Stock market sell-off sinks U.S. hog futures

Chicago Mercantile Exchange (CME) lean hog futures on Friday declined 1.7 per cent as equity markets tumbled following discouraging U.S. economic news, analysts and traders said.

The U.S. stock market at one point was down more than one per cent in response to smaller-than-anticipated government payroll numbers and disappointing March jobs data.

“It’s more of a macroeconomics issue. With the jobs numbers this morning pulling the rug out from underneath the livestock markets,” said Dan Norcini, an independent livestock futures trader.

CME hogs finished down 0.81 per cent for the week, pressured by the futures’ premium to the exchange’s lean hog index at 78.01 cents (all figures US$).

Spot April hogs, which will expire on April 12, closed at 80.025 cents, down 1.4 cents.

Most actively traded June fell 2.325 cents to 89.7 cents. The contract fell below the respective 10-day and 20-day moving averages of 91.1 cents and 90.49 cents to touch off fund liquidation.

Futures retreated despite 12 straight days of gains in cash hog prices. But, some traders believe packers will lower cash hog bids next week to recapture lost margins.

The government on Friday quoted the average hog price at the most-watched Iowa/Minnesota market at $80.96 per hundredweight (cwt), up $2.02 from Thursday.

U.S. pork packer margins on Friday were estimated at a negative $4 per head versus a positive $1.10 on Thursday and a positive $1.30 a week ago, according to HedgersEdge.com.

In March, the cash hog and futures complex were initially pressured because there were more hogs than anticipated, said Paragon Economics president Steve Meyer. Also, pork and beef demand struggled in part because of the cold start to spring, he said.

“Now, pork is really a pretty good value and you’re starting to see people step in and buy it at the wholesale level,” Meyer said.

The Friday afternoon mandatory wholesale pork price, calculated on a plant basis, was $80.60/cwt, up 67 cents from Thursday, according to USDA.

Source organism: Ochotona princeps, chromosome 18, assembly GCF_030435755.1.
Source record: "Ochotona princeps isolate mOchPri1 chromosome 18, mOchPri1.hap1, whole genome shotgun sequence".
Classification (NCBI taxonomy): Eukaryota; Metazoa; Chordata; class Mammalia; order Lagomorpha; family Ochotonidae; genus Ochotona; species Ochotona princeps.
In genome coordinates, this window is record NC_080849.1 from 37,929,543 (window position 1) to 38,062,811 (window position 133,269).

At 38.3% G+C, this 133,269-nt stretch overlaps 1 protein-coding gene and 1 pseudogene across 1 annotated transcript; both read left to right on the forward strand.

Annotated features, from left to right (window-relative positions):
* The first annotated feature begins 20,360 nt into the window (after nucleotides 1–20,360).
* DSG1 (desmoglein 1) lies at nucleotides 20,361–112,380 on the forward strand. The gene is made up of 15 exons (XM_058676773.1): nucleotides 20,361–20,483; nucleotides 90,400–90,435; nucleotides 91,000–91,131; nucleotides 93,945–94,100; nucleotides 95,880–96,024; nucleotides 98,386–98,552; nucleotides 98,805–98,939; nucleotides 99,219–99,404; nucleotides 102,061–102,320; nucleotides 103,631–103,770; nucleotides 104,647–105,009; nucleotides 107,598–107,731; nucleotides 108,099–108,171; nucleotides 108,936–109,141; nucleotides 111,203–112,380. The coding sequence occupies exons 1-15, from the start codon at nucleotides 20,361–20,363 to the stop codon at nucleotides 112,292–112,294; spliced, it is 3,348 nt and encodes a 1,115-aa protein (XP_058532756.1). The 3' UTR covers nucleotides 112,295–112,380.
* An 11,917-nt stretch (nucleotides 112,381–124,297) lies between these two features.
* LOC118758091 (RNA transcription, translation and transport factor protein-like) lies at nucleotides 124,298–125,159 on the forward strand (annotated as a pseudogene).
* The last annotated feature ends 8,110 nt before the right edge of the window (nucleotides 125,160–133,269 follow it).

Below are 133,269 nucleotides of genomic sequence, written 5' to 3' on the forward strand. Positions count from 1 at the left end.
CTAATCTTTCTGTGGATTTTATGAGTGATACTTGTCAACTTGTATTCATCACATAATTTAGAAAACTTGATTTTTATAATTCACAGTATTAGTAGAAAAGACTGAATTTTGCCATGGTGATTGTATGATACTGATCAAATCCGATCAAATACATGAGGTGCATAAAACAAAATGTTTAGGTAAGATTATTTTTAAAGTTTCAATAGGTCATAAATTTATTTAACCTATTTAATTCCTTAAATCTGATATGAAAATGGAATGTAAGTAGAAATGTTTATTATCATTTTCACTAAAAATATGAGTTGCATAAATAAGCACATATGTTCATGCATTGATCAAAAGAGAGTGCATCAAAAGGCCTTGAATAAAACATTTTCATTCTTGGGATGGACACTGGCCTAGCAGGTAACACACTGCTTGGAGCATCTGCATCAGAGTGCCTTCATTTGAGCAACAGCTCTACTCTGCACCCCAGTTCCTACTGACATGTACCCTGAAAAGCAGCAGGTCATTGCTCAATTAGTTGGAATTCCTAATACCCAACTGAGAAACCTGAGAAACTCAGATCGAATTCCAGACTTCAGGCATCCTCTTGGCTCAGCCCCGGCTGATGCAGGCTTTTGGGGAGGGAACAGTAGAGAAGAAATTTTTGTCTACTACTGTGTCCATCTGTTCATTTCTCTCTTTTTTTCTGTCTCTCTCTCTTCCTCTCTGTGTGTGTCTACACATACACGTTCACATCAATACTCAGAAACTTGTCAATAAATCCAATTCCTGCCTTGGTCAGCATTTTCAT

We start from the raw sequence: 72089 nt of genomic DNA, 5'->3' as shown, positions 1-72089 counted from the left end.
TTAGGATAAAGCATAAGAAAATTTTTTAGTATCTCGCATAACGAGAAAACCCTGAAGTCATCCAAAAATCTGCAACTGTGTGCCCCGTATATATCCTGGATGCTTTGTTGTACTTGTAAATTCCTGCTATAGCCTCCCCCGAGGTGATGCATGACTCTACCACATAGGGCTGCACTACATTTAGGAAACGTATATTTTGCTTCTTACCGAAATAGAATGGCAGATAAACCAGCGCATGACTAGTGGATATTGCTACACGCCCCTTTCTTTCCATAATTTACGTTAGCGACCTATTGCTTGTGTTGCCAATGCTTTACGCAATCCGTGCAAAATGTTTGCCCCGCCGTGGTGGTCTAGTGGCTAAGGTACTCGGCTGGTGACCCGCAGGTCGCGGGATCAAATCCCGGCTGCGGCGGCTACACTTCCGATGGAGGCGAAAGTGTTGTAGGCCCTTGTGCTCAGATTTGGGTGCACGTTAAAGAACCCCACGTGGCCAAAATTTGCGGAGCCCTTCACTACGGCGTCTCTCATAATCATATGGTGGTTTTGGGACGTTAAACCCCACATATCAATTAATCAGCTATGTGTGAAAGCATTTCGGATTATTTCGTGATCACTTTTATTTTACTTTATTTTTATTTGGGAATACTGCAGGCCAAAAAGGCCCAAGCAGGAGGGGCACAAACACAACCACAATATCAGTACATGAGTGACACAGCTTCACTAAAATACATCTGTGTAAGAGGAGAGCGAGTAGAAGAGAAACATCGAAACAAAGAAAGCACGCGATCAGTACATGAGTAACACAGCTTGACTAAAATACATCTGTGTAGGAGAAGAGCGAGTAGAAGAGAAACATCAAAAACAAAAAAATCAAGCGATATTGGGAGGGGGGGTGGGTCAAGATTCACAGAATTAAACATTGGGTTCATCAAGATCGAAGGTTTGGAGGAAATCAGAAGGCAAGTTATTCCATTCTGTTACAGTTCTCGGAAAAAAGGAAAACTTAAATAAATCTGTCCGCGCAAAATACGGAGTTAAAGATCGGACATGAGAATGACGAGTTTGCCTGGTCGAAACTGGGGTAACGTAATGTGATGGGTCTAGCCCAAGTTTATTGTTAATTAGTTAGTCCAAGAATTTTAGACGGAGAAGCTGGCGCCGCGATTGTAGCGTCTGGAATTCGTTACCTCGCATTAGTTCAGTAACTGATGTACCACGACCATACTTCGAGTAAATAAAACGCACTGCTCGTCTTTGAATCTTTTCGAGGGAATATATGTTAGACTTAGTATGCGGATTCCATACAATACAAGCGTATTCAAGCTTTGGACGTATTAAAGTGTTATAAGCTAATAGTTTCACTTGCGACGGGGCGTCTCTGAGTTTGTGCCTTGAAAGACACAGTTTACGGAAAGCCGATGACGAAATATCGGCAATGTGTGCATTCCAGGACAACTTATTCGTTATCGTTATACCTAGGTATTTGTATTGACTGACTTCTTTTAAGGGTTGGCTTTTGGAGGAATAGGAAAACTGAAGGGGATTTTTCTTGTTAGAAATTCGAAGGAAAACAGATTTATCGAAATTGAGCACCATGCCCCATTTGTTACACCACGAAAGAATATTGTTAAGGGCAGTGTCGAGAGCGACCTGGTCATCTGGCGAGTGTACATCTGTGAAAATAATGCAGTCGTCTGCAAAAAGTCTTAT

Live cattle sag with Dow

Selling on Wall Street and fund liquidation dropped CME live cattle futures on Friday, for a 1.86 per cent loss for the week.

“We wrapped up the cash trade on Thursday and the cutout can’t seem to sustain upward momentum. So when you don’t have anything else to trade on, you follow the stock market,” said Oak Investment Group president Joe Ocrant.

Cash cattle in the U.S. Plains this week fetched mostly $128-$129/cwt, which was fully steady with a week ago, said feedlot sources.

On Friday, USDA’s wholesale or cutout data showed the average price for choice beef down 40 cents/cwt to $191.32; select cuts fell $1.24 to $187.01.

Spot April live cattle led declines as some traders exited the contract ahead of the first notice day for live deliveries on Monday.

Spot April live cattle closed 1.225 cents per pound lower at 126.025 cents. It opened below where the 10-day and 20-day moving averages converged at 127.14 cents.

Most-actively traded June ended 0.85 cent/lb. lower at 121.5 cents. The contract slipped beneath the 10-and 20-day moving average convergence support level of 122.51 cents, which triggered fund selling.

CME feeder cattle extended losses for a fourth straight day pressured by the lower live cattle futures.

However, the recent pullback in corn prices, which could reduce feed costs for feedlots, drove feeder cattle futures up 6.1 per cent for the week. It was their biggest weekly gain since Oct. 2, 2011.

April feeder cattle settled down 1.325 cents/lb. at 142.575 cents. May ended 1.65 cents lower at 144.3 cents.

— Theopolis Waters writes for Reuters from Chicago.

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